I am Privilege

Beard FaceThis is what privilege looks like.

I am not silenced for speaking out of turn. I am not heard with automatic bias against because of my gender or my race. I always have a seat at the table, always have a default place of somewhat belonging in the American power structure. My voice is heard, and my voice and position isn’t challenged just because I choose to speak.

This is what privilege looks like.

No one assumes I am too emotional or uneducated. No one assumes I am an immigrant much less illegal. No one assumes I am a criminal. No one assumes I am incapable of a job, decision, or way of life. No one assumes I have nothing of importance to say. No one assumes I am one of “them” or that I don’t belong here.

This is what white, male privilege looks like.

I am what white, male privilege looks like.

I get to choose whether or not I want to talk about race issues. I get to choose whether or not I want to confront sexism. I can excuse myself from these conversations because they are not my life, my personhood, my existence. I don’t live in a racist or sexist world. No one is bothering me because I have a penis or because my skin is white. Racism is not my story. Sexism is not my story. I have the privilege of not having these issues touch my life. I can choose to ignore them without hurting one thing in my life.

My voice is heard when I do choose to speak about these things. People pay attention because I am a man, because I am white. There is no bias against me in the overall power structure of American society. My women friends may say something and get shot down, ignored, or berated. However I can say the same things and it’s accepted. My friends of color can make a point which is ignored, misconstrued, or turned into a personal attack against them. If I make the same point, people listen and respond with much more ease.

I am privileged.

Own It.

Sometimes, I feel like privilege gets treated like an insult. People who are “privileged” are really just spoiled, uncaring, unaware people who have everything more or less handed to them. But that’s not the reality of privilege. I struggle with money. I am mentally ill. I don’t have the luxury to chase my dreams fully right now, I’m too busy working. Even with the hard realities of my life, I am still privileged. In all actuality, my privilege is simply the reality of living as a white, 30-something, male in American society.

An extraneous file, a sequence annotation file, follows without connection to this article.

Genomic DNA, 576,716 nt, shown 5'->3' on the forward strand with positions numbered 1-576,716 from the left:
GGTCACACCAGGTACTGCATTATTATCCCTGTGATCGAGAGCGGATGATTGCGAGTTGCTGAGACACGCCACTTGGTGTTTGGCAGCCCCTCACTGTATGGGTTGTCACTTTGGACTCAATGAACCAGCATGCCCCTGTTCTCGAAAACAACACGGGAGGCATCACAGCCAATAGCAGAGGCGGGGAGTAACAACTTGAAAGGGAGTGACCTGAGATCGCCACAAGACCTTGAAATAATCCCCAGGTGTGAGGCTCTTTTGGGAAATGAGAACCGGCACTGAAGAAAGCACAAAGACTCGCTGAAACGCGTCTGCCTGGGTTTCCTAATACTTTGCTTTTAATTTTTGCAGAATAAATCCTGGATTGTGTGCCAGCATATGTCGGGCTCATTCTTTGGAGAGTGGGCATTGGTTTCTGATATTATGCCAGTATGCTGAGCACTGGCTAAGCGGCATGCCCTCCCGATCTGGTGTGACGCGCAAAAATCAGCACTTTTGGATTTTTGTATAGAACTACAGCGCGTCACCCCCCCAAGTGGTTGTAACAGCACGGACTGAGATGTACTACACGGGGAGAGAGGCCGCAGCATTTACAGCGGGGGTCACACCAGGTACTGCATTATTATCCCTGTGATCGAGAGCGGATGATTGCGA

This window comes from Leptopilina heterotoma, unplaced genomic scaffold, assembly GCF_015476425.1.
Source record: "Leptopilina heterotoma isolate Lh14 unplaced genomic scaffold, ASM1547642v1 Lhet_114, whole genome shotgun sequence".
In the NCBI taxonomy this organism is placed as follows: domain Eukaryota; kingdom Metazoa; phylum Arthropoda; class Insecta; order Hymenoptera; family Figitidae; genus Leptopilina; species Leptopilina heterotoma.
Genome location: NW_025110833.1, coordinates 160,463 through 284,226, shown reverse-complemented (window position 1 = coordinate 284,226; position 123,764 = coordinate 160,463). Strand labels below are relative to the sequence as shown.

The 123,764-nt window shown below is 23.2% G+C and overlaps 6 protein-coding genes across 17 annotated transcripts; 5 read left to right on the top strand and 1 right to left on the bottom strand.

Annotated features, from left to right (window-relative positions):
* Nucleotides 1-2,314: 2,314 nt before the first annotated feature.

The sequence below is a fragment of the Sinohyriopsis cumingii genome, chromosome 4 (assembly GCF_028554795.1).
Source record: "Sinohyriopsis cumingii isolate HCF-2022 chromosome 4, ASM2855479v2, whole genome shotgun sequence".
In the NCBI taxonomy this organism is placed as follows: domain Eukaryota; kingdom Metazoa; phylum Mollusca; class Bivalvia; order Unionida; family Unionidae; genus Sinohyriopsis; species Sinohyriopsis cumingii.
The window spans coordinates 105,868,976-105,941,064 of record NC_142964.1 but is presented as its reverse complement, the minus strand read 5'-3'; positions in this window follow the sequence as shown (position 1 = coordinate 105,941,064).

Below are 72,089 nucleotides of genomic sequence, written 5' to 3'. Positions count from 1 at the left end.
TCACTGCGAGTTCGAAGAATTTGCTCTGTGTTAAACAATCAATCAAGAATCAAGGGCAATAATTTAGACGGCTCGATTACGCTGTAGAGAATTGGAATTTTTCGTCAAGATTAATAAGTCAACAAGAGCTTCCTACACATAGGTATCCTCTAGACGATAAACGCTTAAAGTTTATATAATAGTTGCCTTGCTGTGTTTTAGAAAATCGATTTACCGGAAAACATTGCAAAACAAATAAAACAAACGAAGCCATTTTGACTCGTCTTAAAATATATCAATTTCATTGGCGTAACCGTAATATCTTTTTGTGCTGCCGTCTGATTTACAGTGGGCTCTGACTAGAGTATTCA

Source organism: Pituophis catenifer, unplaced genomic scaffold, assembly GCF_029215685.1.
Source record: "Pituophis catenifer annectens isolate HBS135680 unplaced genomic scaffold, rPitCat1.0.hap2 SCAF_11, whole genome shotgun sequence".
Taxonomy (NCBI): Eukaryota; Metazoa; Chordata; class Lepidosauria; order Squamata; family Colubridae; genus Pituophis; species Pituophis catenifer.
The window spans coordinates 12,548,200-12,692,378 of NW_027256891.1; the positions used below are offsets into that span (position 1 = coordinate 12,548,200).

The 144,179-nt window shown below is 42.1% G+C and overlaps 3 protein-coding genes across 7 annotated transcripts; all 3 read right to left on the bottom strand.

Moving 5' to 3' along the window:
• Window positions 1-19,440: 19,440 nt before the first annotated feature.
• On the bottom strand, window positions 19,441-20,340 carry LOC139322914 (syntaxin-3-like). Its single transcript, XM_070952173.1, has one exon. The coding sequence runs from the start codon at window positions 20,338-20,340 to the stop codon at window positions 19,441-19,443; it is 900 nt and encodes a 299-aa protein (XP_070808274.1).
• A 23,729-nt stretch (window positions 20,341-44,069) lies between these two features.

In other words, privilege isn’t a bad thing; it’s just a real thing.

I have to accept that this is the reality of my life. I have to acknowledge that I have the luxury to walk away from racism and sexism because those things are not directed at me. I have to accept that I have a cultural “step up” from others because of my skin color and genitals. I may not like it, but I have to accept it. I may not enjoy the label, but I have to own it because it is the reality of our society.

My privilege is mine to own, and if I don’t own it, it will own me. If I don’t accept the reality of the situation, my privilege will blind me to the oppression, the struggle, the reality of living as a non-white male. If I don’t admit my privilege, I will never understand justice because I can choose to ignore the issues that cry for justice. If I don’t embrace my privilege as my own, I can never use it for something greater than myself. With privilege comes a place at the table, a voice people will listen to. How will I use that voice? What will I do with the place I am given by default in culture? These are the real questions that those with privilege should ask. After all, they are the questions God asked.

The incarnation was male for a reason. God, creator of time and space, chose to have the begotten Son take on the flesh of a man in a patriarchal society. Jesus had privilege. What he did with it is fascinating. He owned his place in society, and from that place willfully used his voice for justice. He spoke against the oppressive religious corruption. He spoke to a Samaritan woman with a bad reputation. He spoke from a table where he invited prostitutes, tax collectors, and other culturally unclean people to eat, to fellowship with him. He treated women with dignity, touched lepers, and willfully walked in the margins of society. He owned his privilege, faced sexism, classism, and institutional racism, and used his position in society – his position at the table – as a tool of love and grace.

What Will You Do With Your Privilege?

Best description of a life.The fact that I can say what I say on my blog here and not deal with comment trolls, arguments, or insults while friends like Natalie Trust can’t speak volumes to the reality of my privilege. I think it’s messed up and wrong that I can say something about slut shaming and the church and receive pats on the back, while other women use far less offensive language and are told they are blowing things out of proportion. It’s messed up, but it’s the reality we live in right now. Maybe I can use that reality to stand with my friends, women, people of color, immigrants, the mentally ill. Maybe I can use my privilege the way Jesus used his, as a tool of grace.

I have to be careful though: I never want to speak for others or drown out their voice with my own. I want to hear the voices of the marginalized, the voices that live with sexism and racism. I need to hear those voices. Using my words to speak with them is not me coming to the rescue to save them. That is abusing my privilege and marginalizing them in a different way. No, I need to hear their voices, to listen, and use my voice to point to theirs. I need to speak words alongside, maybe at times bowing out and giving my place to the marginalized and the oppressed. If I am going to use my privilege as a tool of love and grace, the way Jesus did, I must first be willing to be silent alongside the marginalized, letting them speak for themselves that I may hear their voice and learn how to add my own.